Soon enough you will begin to see new growth sprouting up out of the soil, and under the soil roots will begin to sprawl out into the soil. After the plant acclimates to itsnew home you will be ready to harvest the next time you need Ginger. Pull the entire plant out of the soil and cut off a the pieces you need, and just replant it like you did initially.

As an added bonus for you Ginger makes a great house-plant. Even if ginger isn’t your thing as far as cooking goes you can still get some aesthetic value out of the plant.



Taking potatoes from produce back to growing is a great way to keep more waste out of the garbage. You can grow any variety of potato you like, it should just make sure the scrap has ‘eyes’ growing on it. With a potato that has a strong presence of eyes you can chop it up into 2 inch square pieces. Make sure each piece has 1 – 2 eyes. After you’ve cut your potato into pieces leave them out in room temperature for a couple of days. Leaving the pieces out allow the cut surface area to dry out and become callous which will prevent the pieces from rotting in the ground.

Potatoes need a very nutrient-rich soil, so if you have compost you should be sure to incorporate some into your soil before you plant it. When you are planting your potato cubes make sure they are in the 8 inch depth range with the eyes facing the sky. When you back fill your cube place 4 inches over the potato cube and leave the other 4 inches empty. Over time as your potato grows and roots begin to appear you will want to add more soil.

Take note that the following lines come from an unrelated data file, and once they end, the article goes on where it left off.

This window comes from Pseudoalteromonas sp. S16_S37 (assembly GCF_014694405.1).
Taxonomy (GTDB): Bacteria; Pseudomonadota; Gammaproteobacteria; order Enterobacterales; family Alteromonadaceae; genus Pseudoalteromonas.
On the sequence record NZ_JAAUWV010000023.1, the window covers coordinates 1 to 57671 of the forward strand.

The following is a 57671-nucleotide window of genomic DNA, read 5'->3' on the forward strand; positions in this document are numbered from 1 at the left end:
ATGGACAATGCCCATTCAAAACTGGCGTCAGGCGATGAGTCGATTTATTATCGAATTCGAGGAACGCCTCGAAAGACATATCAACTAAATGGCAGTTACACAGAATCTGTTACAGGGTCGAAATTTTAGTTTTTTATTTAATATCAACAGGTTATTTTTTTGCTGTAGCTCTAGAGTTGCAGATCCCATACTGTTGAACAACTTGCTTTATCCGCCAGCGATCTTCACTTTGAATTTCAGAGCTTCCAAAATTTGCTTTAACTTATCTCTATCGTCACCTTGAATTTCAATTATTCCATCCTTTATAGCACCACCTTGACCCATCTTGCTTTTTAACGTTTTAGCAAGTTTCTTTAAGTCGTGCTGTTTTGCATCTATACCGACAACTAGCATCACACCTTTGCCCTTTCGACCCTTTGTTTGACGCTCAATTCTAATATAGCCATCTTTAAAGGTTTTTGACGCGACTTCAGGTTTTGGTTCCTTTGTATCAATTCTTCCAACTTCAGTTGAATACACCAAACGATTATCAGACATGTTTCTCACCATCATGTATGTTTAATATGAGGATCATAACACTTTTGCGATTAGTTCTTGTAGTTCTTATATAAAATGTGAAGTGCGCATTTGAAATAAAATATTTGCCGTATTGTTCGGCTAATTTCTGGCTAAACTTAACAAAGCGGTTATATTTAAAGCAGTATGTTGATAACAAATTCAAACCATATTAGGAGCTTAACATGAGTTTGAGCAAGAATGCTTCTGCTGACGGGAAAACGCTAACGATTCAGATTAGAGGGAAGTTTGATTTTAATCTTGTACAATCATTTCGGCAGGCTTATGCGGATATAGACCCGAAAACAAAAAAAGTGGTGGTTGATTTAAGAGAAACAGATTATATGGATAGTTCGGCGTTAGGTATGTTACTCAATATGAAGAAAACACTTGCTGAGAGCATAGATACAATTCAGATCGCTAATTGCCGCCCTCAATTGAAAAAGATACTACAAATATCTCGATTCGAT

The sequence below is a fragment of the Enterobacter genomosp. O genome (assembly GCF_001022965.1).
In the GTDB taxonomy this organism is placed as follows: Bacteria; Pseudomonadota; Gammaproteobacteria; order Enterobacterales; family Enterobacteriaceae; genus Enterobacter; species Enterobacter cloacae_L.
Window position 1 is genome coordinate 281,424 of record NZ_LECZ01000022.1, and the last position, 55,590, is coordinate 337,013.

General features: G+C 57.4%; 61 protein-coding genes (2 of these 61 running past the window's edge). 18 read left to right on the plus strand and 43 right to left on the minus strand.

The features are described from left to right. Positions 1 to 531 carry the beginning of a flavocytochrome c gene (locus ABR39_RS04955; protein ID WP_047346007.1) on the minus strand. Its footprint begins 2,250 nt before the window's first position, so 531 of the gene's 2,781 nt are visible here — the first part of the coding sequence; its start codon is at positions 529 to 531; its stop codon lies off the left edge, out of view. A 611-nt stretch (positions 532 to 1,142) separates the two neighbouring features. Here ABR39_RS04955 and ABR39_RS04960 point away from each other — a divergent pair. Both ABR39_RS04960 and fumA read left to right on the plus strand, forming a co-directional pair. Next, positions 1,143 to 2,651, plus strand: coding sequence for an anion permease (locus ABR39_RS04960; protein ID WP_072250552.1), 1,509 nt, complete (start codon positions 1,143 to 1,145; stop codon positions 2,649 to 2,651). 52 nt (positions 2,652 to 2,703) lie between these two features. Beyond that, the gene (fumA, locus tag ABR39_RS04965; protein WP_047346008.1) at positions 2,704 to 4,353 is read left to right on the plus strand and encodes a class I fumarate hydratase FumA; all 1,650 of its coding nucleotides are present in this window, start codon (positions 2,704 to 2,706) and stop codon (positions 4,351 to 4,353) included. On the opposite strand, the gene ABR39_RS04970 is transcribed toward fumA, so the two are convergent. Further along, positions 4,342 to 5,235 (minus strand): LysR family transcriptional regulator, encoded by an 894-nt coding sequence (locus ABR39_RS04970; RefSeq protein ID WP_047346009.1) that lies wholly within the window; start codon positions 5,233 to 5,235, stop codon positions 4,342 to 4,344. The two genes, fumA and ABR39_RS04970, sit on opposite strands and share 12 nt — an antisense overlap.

Organic Gardening

Nature creates compost all the time without human intervention. But gardeners can step in and speed up the composting process by creating the optimal conditions for decomposition: Air + Water + Carbon + Nitrogen = Compost

Air. Like most living things, the bacteria that decompose organic matter, and the other creatures that make up the compost ecosystem, need air. Compost scientists say compost piles need porosity—the ability for air to move into the pile. I like to think of porosity in terms of fluffiness. A fluffy pile has plenty of spaces—or pores—for air to move about. A flat, matted pile of, say, grass clippings does not. Even fluffy piles compress during the composting process. Occasionally turning your pile refluffs the material, moves new material into the center, and helps improve air flow into the pile, says Craig Cogger, Ph.D., extension soil scientist at Washington State University.

Water.  Compost microbes also need the right amount of water. Too much moisture reduces airflow, causes temperatures to fall, and can make the pile smell; too little water slows decomposition and prevents the pile from heating. Conventional wisdom says that compost should feel like a wrung-out sponge, says Abigail Maynard, Ph.D., agricultural scientist at the Connecticut Agriculture Experiment Station.

Carbon ingredients. The microbes that break down organic matter use carbon as an energy source. Ingredients with a high percentage of carbon are usually dry and brown or yellow in color. The most common high-carbon ingredients are leaves, straw, and corn stalks. Sometimes people call these ingredients browns.